Singing requires the use of the diaphragm, which can be affected by and/or affect your pelvic floor. If you are a singer and experiencing symptoms related to the pelvic floor, there could be a connection. Symptoms can include incontinence, a feeling of heaviness in the perineal or vaginal area while you’re singing or perhaps feeling stuck in your progress with singing. Addressing imbalances in the pelvic floor can help with these issues.
The Diaphragm and Pelvic Floor are both part of the inner abdominal canister. The top of the canister is the diaphragm, which extends up into the rib cage, the front is the abdominals, the bottom is the pelvic floor and the back are the back musculature.
The canister is a closed system, meaning anytime there’s pressure in this system, it needs to defuse other places. Picture a balloon: if I press on a balloon from the top, the pressure has to go somewhere so I feel the pressure at the bottom and on the sides.
So, when you’re contracting your diaphragm as you inhale, that pressure from the diaphragm contracting has to go somewhere, so it pushes down on the pelvic floor. The pelvic floor has to stretch or lengthen to accommodate that pressure.
If you don’t have good length of your pelvic floor muscles, either due to tightness or weakness, you won’t be able to lengthen to accommodate the pressure of the diaphragm on the inhale. Additionally, if you exhale and the diaphragm is too weak, it won’t be able to lengthen. This means you have an imbalance in the abdominal canister.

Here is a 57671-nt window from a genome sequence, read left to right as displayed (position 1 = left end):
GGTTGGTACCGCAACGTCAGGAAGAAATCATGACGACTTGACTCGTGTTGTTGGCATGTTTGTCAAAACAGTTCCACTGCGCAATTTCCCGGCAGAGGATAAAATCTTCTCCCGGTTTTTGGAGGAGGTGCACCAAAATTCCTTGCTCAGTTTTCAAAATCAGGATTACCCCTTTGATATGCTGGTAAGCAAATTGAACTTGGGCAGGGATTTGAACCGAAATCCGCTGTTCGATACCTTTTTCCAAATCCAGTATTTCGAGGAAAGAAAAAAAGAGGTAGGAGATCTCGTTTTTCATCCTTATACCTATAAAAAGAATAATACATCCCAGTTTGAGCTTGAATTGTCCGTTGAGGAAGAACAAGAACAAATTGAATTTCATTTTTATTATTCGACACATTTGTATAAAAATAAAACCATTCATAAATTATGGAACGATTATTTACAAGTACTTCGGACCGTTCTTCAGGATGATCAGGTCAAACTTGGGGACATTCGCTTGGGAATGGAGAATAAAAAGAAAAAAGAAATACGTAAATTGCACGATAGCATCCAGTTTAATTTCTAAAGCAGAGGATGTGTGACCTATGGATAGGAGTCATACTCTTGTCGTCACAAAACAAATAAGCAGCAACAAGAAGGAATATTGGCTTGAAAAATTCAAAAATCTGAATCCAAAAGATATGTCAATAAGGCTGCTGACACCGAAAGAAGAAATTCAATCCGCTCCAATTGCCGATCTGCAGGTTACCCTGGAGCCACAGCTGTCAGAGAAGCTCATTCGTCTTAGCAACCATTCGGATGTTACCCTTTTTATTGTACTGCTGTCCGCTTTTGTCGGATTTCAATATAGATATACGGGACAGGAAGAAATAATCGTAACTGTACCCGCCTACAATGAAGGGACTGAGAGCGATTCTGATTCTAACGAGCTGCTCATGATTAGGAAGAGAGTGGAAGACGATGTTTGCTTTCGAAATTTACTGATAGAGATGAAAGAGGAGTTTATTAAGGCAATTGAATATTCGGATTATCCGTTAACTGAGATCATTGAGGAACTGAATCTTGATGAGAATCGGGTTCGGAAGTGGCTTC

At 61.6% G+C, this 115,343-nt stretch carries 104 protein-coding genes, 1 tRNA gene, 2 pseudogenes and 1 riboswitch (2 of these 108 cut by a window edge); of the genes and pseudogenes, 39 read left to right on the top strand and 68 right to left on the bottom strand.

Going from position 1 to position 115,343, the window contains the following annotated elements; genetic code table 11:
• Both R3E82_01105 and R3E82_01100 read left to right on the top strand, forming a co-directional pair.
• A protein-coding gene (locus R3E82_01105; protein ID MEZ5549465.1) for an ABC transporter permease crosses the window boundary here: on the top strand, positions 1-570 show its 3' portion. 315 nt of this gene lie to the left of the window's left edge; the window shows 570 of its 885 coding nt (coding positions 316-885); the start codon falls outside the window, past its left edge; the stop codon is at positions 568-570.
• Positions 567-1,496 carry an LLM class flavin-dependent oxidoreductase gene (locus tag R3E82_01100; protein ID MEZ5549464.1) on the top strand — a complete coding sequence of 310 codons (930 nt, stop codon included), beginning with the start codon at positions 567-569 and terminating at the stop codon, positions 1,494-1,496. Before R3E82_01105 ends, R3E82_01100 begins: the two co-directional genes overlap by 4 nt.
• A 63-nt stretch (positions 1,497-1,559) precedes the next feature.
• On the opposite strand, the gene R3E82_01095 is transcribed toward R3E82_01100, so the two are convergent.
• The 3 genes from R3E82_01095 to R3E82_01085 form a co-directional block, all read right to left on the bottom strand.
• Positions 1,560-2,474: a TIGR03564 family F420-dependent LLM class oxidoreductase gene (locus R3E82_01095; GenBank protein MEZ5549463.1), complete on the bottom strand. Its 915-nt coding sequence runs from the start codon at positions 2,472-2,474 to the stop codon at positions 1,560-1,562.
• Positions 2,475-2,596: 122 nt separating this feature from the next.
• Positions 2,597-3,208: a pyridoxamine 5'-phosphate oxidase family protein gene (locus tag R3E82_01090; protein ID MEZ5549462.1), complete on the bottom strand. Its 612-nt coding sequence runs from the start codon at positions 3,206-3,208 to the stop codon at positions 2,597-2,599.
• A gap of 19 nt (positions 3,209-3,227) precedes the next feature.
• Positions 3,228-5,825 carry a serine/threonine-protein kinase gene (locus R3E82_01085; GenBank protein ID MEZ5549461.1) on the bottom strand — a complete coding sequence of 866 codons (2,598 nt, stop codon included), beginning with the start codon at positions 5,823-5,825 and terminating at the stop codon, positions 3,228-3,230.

When you inhale, your pelvic floor has to lengthen. When you exhale, your pelvic floor has to contract. There’s a dynamic relationship in the abdomen. Any of these muscles can become too tight and, if that happens, you won’t be able to get the adequate length of the pelvic floor and the diaphragm can’t contract all the way down. That’s the connection between the diaphragm and the pelvic floor.
Pelvic Floor Dysfunction can show up in other forms. Some conditions that might be connected to pelvic floor dysfunction:
All of these conditions can indicate the pelvic floor might be too tight.
If you’re finding this is also affecting your progress with singing or being able to hit the high notes, or you’re just feeling a sensation that you can’t quite get your finger on, there could be a connection to the pelvic floor.
The abdominals and low back also influence the abdominal canister. Low back issues can influence the pelvic floor and the diaphragm. If you’ve had a baby, that can cause a disruption in your abdominals called diastasis recti. This can change the way the canister works, which can influence the pelvic floor, diaphragm and your ability to sing.
It is beneficial to see a pelvic floor physical therapist for treatment who can treat your whole body. To discuss your symptoms with one of our physical therapists, click here to schedule a complimentary phone consultation.
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